Posted on 15 June 2016
The Centre for Global Health Histories is delighted to announce that PhD student Sarah Hartley has been selected to present a paper at the forthcoming conference, “Science and Islands in the Indo-Pacific World,” hosted by the BSHS and with the University of Cambridge (15-16 September 2016).
Organised by the British Society for the History of Science, this conference promises to be an engaging scholarly event. Within World History, the Indo-Pacific has played an important role in the production and development of scientific and cultural knowledge. Focusing on islands in the Indo-Pacific in particular, this two-day conference will explore their spatial and temporal role within the history of scientific knowledge production. More information can be obtained by contacting the organisers of this conference at BSHS.IndoPacific@gmail.com
The paper that Sarah will present will discuss the extent to which post-World-War-II family planning campaigns in Fiji became linked to racial politics in colonial Fiji (1945-1970). In doing so, Sarah will engage with the work of historians such as Alison Bashford who have explored the linkages between Malthusianism, eugenics, liberal internationalism and nationalism and family planning in this period. This paper is directly related to Sarah’s doctoral research, which examines how the British Colonial Office and British Colonial Government of Fiji collaborated and competed with philanthropic organizations, the UN agencies, and multi-governmental development organizations in shaping international public health projects in the South Pacific in the post-war era. She is particularly focusing on the development of maternal and child health, and nutrition programs in Fiji. Further information about her work, and other CGHH PhD students, is available here.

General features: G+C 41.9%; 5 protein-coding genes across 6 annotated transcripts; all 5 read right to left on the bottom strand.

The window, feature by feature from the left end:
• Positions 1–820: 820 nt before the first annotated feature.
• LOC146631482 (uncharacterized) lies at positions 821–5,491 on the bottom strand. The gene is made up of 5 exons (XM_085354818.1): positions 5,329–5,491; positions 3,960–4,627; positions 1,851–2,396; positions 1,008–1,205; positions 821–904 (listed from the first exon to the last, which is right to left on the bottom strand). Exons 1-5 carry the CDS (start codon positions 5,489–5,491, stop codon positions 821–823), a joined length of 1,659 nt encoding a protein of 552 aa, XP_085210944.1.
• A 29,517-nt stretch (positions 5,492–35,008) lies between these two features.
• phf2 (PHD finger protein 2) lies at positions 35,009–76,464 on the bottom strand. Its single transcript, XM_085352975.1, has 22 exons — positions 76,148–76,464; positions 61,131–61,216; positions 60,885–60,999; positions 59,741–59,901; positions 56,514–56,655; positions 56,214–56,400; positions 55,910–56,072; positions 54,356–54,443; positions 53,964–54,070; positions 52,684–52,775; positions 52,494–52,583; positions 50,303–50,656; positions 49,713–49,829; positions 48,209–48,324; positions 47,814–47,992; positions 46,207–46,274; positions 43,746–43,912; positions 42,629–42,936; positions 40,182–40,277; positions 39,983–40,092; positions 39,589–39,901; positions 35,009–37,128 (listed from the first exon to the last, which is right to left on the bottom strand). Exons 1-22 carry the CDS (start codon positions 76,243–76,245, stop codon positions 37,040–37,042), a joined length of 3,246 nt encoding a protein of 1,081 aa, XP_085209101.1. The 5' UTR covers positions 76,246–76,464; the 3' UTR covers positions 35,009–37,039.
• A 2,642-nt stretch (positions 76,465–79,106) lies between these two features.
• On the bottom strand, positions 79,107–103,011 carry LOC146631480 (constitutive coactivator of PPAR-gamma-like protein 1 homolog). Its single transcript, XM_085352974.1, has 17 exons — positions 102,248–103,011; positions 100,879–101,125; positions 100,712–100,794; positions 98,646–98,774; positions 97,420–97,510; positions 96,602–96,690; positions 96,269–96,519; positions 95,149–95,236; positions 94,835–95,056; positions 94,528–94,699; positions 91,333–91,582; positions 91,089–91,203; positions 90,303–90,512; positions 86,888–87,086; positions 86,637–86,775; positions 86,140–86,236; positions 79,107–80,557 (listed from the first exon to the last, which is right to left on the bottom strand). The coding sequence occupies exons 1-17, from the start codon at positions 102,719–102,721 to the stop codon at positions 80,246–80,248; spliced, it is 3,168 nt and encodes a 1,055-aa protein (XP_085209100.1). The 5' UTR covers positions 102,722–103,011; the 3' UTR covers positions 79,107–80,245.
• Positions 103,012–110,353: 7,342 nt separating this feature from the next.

Everyone at CGHH offers warm congratulations to Sarah for her success, and looks forward to hearing more about this conference in the future.